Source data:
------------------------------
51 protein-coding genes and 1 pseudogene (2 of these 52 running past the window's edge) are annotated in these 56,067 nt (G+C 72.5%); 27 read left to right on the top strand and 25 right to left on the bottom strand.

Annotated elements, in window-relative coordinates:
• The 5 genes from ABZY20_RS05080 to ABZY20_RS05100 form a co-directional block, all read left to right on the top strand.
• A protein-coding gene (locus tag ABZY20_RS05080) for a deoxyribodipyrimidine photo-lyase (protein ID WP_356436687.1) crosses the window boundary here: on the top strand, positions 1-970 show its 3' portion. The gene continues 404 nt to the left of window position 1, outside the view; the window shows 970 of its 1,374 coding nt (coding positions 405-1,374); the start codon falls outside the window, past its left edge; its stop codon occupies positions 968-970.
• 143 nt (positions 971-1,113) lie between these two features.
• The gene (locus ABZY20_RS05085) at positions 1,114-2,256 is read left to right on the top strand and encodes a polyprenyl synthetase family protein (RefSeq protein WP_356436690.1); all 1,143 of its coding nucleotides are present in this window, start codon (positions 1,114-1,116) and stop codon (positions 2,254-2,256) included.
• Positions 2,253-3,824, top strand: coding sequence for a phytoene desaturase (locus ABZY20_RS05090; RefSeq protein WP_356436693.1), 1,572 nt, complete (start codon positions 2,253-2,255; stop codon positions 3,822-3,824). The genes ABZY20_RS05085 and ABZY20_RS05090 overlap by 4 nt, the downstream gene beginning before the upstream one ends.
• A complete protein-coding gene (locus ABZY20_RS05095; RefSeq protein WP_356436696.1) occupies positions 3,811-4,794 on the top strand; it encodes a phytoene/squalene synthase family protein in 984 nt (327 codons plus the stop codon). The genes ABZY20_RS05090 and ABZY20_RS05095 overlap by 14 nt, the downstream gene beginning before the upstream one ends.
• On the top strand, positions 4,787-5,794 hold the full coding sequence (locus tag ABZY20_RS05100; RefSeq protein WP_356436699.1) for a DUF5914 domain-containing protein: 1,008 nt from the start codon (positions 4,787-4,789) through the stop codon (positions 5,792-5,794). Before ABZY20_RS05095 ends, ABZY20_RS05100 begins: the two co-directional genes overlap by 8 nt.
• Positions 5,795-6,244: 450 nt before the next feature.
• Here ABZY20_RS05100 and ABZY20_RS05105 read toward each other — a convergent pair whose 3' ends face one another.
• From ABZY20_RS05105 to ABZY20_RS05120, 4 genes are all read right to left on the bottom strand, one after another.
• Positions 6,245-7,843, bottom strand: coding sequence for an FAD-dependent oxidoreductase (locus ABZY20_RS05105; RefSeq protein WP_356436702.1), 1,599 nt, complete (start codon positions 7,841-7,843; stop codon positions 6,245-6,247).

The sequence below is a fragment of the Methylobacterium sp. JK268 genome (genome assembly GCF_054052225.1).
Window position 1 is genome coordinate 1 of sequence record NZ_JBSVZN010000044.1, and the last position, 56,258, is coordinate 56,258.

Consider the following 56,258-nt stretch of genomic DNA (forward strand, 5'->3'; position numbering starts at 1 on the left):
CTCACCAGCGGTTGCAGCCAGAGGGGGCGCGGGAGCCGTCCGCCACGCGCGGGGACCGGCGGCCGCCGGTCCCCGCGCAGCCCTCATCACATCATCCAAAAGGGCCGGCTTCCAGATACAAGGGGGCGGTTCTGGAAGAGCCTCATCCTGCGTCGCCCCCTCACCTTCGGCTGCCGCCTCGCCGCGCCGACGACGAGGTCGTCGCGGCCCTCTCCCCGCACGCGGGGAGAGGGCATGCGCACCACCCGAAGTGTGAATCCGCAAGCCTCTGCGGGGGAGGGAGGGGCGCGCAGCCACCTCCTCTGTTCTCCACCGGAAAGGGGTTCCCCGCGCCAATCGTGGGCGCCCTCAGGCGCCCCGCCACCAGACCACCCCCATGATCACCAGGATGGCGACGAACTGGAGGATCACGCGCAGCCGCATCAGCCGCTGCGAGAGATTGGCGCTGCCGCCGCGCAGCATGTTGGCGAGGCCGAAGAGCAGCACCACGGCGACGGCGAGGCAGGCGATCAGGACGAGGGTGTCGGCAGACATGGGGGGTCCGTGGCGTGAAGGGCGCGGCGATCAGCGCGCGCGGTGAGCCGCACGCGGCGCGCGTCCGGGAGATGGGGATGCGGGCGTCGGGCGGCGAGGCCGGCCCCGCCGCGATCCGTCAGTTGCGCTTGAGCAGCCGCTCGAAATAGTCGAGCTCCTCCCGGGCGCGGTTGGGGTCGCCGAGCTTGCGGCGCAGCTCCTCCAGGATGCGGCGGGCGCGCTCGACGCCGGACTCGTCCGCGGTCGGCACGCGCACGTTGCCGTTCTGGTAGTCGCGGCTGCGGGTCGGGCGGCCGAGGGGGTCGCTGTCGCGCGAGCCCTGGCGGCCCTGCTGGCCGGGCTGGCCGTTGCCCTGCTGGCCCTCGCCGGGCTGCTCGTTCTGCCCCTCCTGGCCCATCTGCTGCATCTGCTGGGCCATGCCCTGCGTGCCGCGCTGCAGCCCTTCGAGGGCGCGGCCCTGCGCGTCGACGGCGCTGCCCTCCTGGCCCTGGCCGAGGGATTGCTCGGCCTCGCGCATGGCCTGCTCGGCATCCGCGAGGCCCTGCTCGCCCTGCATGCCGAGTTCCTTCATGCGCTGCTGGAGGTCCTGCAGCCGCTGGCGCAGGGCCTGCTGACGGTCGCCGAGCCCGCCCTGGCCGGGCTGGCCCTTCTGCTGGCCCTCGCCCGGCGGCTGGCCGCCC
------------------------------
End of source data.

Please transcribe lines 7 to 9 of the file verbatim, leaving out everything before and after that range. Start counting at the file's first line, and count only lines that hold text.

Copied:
• Positions 2,253-3,824, top strand: coding sequence for a phytoene desaturase (locus ABZY20_RS05090; RefSeq protein WP_356436693.1), 1,572 nt, complete (start codon positions 2,253-2,255; stop codon positions 3,822-3,824). The genes ABZY20_RS05085 and ABZY20_RS05090 overlap by 4 nt, the downstream gene beginning before the upstream one ends.
• A complete protein-coding gene (locus ABZY20_RS05095; RefSeq protein WP_356436696.1) occupies positions 3,811-4,794 on the top strand; it encodes a phytoene/squalene synthase family protein in 984 nt (327 codons plus the stop codon). The genes ABZY20_RS05090 and ABZY20_RS05095 overlap by 14 nt, the downstream gene beginning before the upstream one ends.
• On the top strand, positions 4,787-5,794 hold the full coding sequence (locus tag ABZY20_RS05100; RefSeq protein WP_356436699.1) for a DUF5914 domain-containing protein: 1,008 nt from the start codon (positions 4,787-4,789) through the stop codon (positions 5,792-5,794). Before ABZY20_RS05095 ends, ABZY20_RS05100 begins: the two co-directional genes overlap by 8 nt.